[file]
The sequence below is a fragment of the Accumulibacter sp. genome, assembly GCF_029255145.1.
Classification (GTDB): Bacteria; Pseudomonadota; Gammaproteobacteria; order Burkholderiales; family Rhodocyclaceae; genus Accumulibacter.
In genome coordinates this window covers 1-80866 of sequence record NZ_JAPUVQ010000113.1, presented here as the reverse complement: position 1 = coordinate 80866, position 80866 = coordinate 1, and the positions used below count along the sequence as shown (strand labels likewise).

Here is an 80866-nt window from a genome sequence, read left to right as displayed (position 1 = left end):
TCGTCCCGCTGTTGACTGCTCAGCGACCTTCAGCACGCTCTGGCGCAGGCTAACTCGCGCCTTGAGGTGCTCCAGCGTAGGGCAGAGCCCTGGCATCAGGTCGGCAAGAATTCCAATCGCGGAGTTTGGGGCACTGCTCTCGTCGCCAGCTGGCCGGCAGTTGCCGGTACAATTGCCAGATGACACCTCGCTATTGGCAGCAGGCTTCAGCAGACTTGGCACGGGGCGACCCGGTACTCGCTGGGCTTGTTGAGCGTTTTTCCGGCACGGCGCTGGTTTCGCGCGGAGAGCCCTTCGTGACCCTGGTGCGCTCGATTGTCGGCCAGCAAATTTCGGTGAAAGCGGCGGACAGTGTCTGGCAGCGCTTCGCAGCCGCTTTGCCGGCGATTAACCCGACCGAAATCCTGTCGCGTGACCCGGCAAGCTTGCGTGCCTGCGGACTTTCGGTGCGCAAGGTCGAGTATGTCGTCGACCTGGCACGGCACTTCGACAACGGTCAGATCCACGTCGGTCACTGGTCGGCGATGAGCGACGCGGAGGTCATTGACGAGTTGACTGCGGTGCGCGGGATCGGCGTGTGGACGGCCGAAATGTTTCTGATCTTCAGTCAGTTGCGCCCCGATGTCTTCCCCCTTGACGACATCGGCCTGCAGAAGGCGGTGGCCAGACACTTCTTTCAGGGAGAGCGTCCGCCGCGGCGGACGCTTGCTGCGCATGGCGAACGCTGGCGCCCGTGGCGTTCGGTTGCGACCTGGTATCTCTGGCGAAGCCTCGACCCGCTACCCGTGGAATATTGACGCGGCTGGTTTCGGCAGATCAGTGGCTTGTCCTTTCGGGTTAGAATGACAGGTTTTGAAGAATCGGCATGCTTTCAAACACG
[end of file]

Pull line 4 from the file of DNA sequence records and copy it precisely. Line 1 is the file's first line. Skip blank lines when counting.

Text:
Here is an 80866-nt window from a genome sequence, read left to right as displayed (position 1 = left end):